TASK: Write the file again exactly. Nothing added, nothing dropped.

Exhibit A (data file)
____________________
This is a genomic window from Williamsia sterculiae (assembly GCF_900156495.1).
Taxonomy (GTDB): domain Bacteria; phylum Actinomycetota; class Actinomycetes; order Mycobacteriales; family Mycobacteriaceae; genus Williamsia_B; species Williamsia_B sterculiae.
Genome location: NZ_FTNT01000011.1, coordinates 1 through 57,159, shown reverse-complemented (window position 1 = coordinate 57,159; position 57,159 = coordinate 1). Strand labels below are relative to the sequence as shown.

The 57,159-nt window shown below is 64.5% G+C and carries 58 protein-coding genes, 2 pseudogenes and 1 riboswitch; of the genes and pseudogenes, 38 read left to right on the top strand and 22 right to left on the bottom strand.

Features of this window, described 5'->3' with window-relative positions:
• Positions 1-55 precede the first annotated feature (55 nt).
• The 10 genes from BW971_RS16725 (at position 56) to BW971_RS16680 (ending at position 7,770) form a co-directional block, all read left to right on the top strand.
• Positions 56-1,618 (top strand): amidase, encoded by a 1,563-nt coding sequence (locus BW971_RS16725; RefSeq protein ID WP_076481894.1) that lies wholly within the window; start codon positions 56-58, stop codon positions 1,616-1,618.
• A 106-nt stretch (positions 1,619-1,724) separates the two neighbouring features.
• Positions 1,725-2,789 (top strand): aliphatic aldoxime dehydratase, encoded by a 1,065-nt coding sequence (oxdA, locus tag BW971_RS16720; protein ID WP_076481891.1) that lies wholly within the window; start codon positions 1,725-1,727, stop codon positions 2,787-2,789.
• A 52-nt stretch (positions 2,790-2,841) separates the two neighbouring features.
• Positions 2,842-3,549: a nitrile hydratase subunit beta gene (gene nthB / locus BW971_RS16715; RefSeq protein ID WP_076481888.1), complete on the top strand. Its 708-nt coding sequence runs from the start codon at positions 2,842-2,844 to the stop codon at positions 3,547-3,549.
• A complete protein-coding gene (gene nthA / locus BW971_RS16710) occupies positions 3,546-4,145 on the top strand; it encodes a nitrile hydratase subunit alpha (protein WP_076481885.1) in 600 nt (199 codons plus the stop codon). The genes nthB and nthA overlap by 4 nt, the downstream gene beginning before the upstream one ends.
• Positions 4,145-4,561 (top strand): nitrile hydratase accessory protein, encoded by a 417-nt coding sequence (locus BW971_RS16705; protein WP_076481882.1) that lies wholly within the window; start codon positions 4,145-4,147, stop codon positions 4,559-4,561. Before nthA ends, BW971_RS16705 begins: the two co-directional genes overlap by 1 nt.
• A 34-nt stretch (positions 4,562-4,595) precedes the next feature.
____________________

This is a genomic window from Williamsia sterculiae (assembly GCF_900156495.1).
Taxonomy (GTDB): domain Bacteria; phylum Actinomycetota; class Actinomycetes; order Mycobacteriales; family Mycobacteriaceae; genus Williamsia_B; species Williamsia_B sterculiae.
Genome location: NZ_FTNT01000011.1, coordinates 1 through 57,159, shown reverse-complemented (window position 1 = coordinate 57,159; position 57,159 = coordinate 1). Strand labels below are relative to the sequence as shown.

The 57,159-nt window shown below is 64.5% G+C and carries 58 protein-coding genes, 2 pseudogenes and 1 riboswitch; of the genes and pseudogenes, 38 read left to right on the top strand and 22 right to left on the bottom strand.

Features of this window, described 5'->3' with window-relative positions:
• Positions 1-55 precede the first annotated feature (55 nt).
• The 10 genes from BW971_RS16725 (at position 56) to BW971_RS16680 (ending at position 7,770) form a co-directional block, all read left to right on the top strand.
• Positions 56-1,618 (top strand): amidase, encoded by a 1,563-nt coding sequence (locus BW971_RS16725; RefSeq protein ID WP_076481894.1) that lies wholly within the window; start codon positions 56-58, stop codon positions 1,616-1,618.
• A 106-nt stretch (positions 1,619-1,724) separates the two neighbouring features.
• Positions 1,725-2,789 (top strand): aliphatic aldoxime dehydratase, encoded by a 1,065-nt coding sequence (oxdA, locus tag BW971_RS16720; protein ID WP_076481891.1) that lies wholly within the window; start codon positions 1,725-1,727, stop codon positions 2,787-2,789.
• A 52-nt stretch (positions 2,790-2,841) separates the two neighbouring features.
• Positions 2,842-3,549: a nitrile hydratase subunit beta gene (gene nthB / locus BW971_RS16715; RefSeq protein ID WP_076481888.1), complete on the top strand. Its 708-nt coding sequence runs from the start codon at positions 2,842-2,844 to the stop codon at positions 3,547-3,549.
• A complete protein-coding gene (gene nthA / locus BW971_RS16710) occupies positions 3,546-4,145 on the top strand; it encodes a nitrile hydratase subunit alpha (protein WP_076481885.1) in 600 nt (199 codons plus the stop codon). The genes nthB and nthA overlap by 4 nt, the downstream gene beginning before the upstream one ends.
• Positions 4,145-4,561 (top strand): nitrile hydratase accessory protein, encoded by a 417-nt coding sequence (locus BW971_RS16705; protein WP_076481882.1) that lies wholly within the window; start codon positions 4,145-4,147, stop codon positions 4,559-4,561. Before nthA ends, BW971_RS16705 begins: the two co-directional genes overlap by 1 nt.
• A 34-nt stretch (positions 4,562-4,595) precedes the next feature.